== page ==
If you think you're cool (or merely interesting) -- please drop everything and watch this clubkid-packed 1981 video masterpiece by scene terror Timmy Spence. He's being shamelessly and publicly roasted on the occasion of his 60th(!) birthday this Saturday, courtesy of some might big drag queens. After the jump, Trannyshack's Heklina dishes the dirt and gives the deets.
Anybody can go out to any fabulous party on New Year's Eve. But how long can you survive into the dawning of 2k13? Below are the best parties happening on Tuesday, New Year's Day -- how low can you go! (It's kind sad that we now only have one day a year that's like SF nightlife in the 90s, sigh.)
But first, here's the exact chill-before-thrill mix I want to hear at 7am rolling up to the venue with my girls, blunt smoke pouring from the cracked window:
For those of you who haven't been listening: Ana Sia is kind of a big deal. One of those quaintly San Francisco nightlife things -- you blink for a hot minute, and someone familiar on the scene blows up, their hard work rewarded with major festival gigs, a large and growing following, and DJ sets being featured on NPR. Heeeey.
I've been a fan of the poised yet energetic Ana for a long while, and I must say I'm pleased as punch for her continued success -- and to see what she's got in store for us as she plays again in SF. (She's one of the headliners, along with the UK's excellently house and techy Ben UFO, at Friday night's As You Like It party at Beat Box.) Onstage, the local Frite Nite label head quickly pulls you into her zone, tempering a concentration born of pure appreciation of the music with some playful bouncing and disarming charm. "I'm having a shit-ton of fun!" you can hear her shouting from the decks.
Categorizing her actual sound, however, can prove challenging.
Five years ago the local nightlife scene was broadening its scope in a multitude of awe-inspiring musical directions, from contemporary Afrobeat and baile funk to experimental global indie. In that atmosphere of diverse ferment, a couple of super-talented kids, recently returned from Argentina, started Tormenta Tropical (along with label Bersa Discos), a monthly at the Elbo Room dedicated to the electronic spin many Latin American artists were putting on the traditional cumbia sound.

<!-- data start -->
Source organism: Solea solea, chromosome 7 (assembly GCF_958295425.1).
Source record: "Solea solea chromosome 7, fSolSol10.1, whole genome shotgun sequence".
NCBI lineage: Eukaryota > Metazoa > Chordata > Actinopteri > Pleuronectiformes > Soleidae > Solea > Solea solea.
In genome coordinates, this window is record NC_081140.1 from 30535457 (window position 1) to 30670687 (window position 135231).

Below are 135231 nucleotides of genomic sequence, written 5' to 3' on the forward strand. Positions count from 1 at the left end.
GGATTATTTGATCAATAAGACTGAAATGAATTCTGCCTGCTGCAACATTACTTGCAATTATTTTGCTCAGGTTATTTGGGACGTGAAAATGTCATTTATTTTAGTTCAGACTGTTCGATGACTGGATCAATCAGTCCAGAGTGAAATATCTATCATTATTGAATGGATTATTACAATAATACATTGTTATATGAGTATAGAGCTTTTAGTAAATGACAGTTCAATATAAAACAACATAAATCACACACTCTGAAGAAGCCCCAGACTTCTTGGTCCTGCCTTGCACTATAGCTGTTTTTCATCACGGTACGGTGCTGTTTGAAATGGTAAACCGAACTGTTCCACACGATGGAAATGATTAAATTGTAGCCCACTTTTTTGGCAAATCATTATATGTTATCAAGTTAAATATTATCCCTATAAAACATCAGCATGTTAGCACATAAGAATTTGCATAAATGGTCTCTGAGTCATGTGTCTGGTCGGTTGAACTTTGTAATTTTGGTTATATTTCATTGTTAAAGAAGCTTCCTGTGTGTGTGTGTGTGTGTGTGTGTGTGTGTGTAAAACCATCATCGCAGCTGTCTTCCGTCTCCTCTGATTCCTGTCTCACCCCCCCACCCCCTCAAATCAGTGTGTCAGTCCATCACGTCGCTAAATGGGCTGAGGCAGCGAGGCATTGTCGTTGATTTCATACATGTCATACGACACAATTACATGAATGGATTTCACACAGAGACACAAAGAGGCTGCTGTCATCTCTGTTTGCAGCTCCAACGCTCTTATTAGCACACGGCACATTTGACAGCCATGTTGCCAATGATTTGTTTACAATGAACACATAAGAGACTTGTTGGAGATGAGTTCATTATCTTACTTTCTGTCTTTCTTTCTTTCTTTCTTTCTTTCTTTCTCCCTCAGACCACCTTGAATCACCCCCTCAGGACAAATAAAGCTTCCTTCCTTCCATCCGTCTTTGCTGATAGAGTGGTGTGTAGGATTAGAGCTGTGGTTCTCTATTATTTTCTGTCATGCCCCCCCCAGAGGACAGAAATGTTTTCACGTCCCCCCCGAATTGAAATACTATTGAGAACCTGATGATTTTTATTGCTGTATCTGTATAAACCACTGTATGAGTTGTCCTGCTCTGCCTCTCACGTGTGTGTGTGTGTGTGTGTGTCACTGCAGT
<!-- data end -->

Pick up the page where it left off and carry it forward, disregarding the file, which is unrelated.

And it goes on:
The sound centered around club Zizek in Buenos Aires and its ZZK label -- but it also found a home, strangely enough, in the tropical-hungry underground clubs of Montreal. Tormenta Tropical provided a third leg of the nu-cumbia triangle, and has been known ever since as a go-to for cutting edge global bass and electro-Latin tracks. There were also a lot of glowing Virgin Marys on the DJ booth and a taco truck parked outside.
Honey Soundsystem, that handsome group of techno and disco rarety-loving DJs and purveyors of one of the best weekly parties in SF (Sundays at Holy Cow), has gone through a few changes this year, parting ways with a couple members -- perhaps temporarily -- to side projects and expanding their reach greatly with several international appearances.
But the honeycomb hasn't stopped pumping out great tunes, and it looks like Honey's latest record label, HNYTRX, has launched with an expansive, uplifting new house tune, "Face Love Anew" by Australian favorites Stereogamous featuring singer Shaun J. Wright, formerly of Hercules and Love Affair. It's a keeper.
"Hunee is a good eater," begins Berlin-based DJ Hunee's official biography. "Good" here surely means voracious -- Hunee may be well-known for his deep disco sets (sometimes running to seven hours in length, especially at his great Hunchin All Night parties) and deep-grooved house productions, but his omnivorous ear takes in everyone from Eric Dolphy and Sergiu Celibidache to N.W.A and Madlib. He creates lovely worlds from these disparate interests, and his generous, off-handedly ironic manner spreads a layer of laidback jazzy soul over the sonic smorgasbord.